Photo by Abby Powell-ThompsonI am completely charmed by My House Party. After purchasing a tiny, handcrafted house and air plant of my very own, I decided to ask husband and wife dynamic duo, Mike and Jessica, a few questions about their homegrown, handmade business.
Photo by My House PartyWhat's the inspiration behind My House Party?
Mike: It started as a gift idea for Jessica. I was initially going to collect driftwood for her to display the air plants I bought her by cutting little niches into the wood. I couldn’t find any good driftwood, and I had some basswood sheets so I made little houses for the plants. It was sort of a natural choice as I come from a background in architecture and really enjoy designing with small models.
Which comes first, the house or the plant?
Mike: The plant. I try to design the houses in such a way as the plant is not too obscured by the house or so that the plant does not over take the house. I try to make the house appropriate to the natural shape of the plant.
Tell us a little about how air plants grow and what home care is needed.
Jessica: Air plants or Tillandsias do not require soil since water and nutrients are absorbed in the air through their leaves. You can find them growing wild in South and Central America hanging on trees or clung to rocks.
They can be placed in or on almost anything and are not toxic to animals (yay!). Air plants will do best in bright, indirect sunlight and full-spectrum fluorescent lights. Mist your plant a few times a week, and submerge in water for 30 minutes once a month. Almost every air plant will bloom once in its lifetime and then begin to seed or produce pups from the base, so you can enjoy them for a very long time.
Photo by My House PartyDo you have any favorite gardening books or websites?
Jessica: Mike likes to check out all the tomato varieties on Tomatofest. Having an online business keeps us on the computer for a good bit of time, so we try to do our best to go out and be inspired by naturescapes and gardens outside. It’s easy to do here in Portland.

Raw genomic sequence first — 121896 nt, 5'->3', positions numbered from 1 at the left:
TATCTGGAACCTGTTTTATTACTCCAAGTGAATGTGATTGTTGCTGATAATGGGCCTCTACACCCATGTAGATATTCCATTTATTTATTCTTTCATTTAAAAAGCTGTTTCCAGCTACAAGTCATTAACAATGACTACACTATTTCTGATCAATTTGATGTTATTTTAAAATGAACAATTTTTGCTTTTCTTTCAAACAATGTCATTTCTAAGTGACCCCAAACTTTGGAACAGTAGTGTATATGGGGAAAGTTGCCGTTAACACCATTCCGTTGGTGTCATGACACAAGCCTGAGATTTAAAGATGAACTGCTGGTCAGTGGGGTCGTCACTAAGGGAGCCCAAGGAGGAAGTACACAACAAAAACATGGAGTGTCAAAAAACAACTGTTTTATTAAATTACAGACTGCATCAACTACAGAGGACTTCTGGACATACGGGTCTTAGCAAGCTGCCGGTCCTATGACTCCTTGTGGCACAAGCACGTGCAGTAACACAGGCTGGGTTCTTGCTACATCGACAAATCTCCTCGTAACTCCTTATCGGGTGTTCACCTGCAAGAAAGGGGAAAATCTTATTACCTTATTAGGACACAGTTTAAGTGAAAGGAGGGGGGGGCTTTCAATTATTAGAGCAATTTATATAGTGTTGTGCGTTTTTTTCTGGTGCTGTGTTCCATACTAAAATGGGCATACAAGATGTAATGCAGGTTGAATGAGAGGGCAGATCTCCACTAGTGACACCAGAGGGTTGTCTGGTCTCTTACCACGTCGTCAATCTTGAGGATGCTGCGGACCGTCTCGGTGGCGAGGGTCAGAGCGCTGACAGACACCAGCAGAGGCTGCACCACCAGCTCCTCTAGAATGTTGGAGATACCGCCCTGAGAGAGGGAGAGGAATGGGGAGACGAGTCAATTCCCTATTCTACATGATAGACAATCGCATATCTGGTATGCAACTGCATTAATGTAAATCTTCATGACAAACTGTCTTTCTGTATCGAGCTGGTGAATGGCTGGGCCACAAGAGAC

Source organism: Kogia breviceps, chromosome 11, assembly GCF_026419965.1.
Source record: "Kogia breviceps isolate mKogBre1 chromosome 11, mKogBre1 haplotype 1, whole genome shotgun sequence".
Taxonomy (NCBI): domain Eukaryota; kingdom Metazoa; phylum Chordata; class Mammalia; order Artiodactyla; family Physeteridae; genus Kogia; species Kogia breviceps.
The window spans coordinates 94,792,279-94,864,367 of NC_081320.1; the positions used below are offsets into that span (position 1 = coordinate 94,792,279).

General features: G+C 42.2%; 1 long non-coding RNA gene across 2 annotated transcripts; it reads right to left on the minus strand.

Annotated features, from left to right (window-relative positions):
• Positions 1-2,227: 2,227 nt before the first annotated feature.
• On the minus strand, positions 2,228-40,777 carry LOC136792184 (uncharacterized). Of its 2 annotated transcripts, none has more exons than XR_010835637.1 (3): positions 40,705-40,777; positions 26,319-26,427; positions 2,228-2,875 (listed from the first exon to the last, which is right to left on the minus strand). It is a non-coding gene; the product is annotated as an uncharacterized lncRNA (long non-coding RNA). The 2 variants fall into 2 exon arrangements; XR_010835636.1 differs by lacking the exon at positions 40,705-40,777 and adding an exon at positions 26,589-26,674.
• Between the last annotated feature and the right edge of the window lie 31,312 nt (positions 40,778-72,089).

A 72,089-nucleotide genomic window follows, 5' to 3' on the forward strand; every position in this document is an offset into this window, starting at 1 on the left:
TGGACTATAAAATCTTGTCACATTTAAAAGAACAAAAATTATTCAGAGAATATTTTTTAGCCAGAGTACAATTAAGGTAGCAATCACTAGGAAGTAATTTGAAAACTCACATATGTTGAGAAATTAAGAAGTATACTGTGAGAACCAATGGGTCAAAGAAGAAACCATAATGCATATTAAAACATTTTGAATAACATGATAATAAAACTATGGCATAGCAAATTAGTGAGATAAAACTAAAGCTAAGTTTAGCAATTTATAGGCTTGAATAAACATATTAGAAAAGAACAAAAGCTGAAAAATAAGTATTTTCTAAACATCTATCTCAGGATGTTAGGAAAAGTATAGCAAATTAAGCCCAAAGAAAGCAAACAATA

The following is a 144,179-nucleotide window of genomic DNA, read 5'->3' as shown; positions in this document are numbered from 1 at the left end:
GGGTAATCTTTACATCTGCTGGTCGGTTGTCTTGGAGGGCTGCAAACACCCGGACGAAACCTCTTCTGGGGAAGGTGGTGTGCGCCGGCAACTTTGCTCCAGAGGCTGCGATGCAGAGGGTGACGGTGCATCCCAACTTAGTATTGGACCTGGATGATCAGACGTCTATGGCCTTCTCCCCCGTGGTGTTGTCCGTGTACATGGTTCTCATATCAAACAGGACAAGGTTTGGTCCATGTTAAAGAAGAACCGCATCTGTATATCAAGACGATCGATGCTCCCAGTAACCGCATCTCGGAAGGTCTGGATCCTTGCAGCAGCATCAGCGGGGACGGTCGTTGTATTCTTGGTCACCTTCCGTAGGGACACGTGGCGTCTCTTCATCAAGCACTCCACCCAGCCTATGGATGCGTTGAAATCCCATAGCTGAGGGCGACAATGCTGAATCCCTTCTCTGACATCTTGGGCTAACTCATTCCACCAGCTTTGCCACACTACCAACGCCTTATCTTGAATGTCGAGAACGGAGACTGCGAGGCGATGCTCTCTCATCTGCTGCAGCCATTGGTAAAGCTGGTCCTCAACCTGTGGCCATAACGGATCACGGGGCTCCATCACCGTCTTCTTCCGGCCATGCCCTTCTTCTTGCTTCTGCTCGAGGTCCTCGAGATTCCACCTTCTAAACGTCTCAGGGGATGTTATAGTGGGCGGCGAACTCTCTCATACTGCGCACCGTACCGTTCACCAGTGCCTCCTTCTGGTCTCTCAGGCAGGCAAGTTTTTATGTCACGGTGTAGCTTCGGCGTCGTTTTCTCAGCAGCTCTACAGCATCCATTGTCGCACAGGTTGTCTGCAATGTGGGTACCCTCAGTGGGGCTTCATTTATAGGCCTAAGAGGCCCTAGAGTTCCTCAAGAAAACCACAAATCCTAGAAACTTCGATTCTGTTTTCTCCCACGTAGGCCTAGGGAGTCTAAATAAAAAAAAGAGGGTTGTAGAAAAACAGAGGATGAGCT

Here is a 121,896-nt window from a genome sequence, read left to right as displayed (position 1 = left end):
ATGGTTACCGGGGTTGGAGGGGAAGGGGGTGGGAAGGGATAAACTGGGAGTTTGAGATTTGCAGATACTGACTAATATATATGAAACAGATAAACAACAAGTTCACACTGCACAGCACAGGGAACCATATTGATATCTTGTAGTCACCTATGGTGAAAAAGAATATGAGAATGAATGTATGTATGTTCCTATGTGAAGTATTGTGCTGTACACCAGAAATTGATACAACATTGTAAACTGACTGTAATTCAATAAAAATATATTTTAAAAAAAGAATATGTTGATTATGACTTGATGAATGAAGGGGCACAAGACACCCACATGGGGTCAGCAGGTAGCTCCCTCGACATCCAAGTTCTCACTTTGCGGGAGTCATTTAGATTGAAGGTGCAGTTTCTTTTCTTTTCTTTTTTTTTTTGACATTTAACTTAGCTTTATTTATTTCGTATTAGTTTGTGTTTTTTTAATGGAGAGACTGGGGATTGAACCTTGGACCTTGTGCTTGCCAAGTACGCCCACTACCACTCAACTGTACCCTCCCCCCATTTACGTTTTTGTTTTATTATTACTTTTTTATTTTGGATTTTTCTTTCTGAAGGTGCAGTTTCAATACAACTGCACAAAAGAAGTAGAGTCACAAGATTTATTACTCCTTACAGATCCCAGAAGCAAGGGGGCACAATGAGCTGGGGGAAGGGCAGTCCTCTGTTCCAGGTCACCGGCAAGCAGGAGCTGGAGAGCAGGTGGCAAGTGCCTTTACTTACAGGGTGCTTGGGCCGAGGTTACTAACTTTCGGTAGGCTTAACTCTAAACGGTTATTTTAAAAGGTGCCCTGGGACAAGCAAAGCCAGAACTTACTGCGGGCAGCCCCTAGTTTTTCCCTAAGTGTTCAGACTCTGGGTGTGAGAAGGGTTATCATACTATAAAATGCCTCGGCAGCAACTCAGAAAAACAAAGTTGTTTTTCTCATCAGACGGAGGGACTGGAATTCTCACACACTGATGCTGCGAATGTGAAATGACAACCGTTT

There are a few books I tend to reference quite a bit though, such as:
The New Terrarium by Tovah Martin, Kindra Clineff
1001 Hints & Tips for your Garden by Readers Digest
Garden Anywhere by Alys Fowler
Gardening 101 by Martha Stewart
Current loves and inspirations?
Mike: Old barns and rural homes from the early 20th and late 19th century are always on that list as that’s what I grew up with and it is a core part of how my own personal aesthetic developed. I recently walked through the old part of Portland, Oregon’s downtown and really loved the old simple brick buildings that make up that part of town.
What's next for my house party?
Mike: I’m considering going a bit bigger with the houses. Instead of houses for plants I’d like to design some indoor houses for cats and small dogs. I saw some chicken coops at a garden store the other day and thought I could make some interesting designs for those as well. There are a lot of people making those so I’m not sure about it, plus I’d need a real workshop to construct them… maybe that’s more of an idea for the long term.
My House Party Guide to Air Plants by Jessica
Neglectatiny house/plant: neglecta
The Neglecta is one of my favorites because of its size. Like a tiny green porcupine, small and spiky, it tends to grow in a curl formation.
Kolbilove house/plant: kolbi
The Kolbi is another small variety that we use in our love house. Longer leaves with blushing tips that tend to get redder if you have them in a sunnier spot. They bloom from the center with long and purple blossoms.
Recurvatawide house/plant: recurvata
We refer to these as our tumbleweeds. They come in gnarly grassy clumps with light purple blossoms. After blooming they produce a seed pod that will eventually open up like a flower and release clumps of fuzzy seeds.
Selerianatall house/plant: seleriana
The Seleriana is a soft and delicate plant with blushing tips and a blossom similar to the Kolbi. It tends to have long tangly roots that are fun to display as well.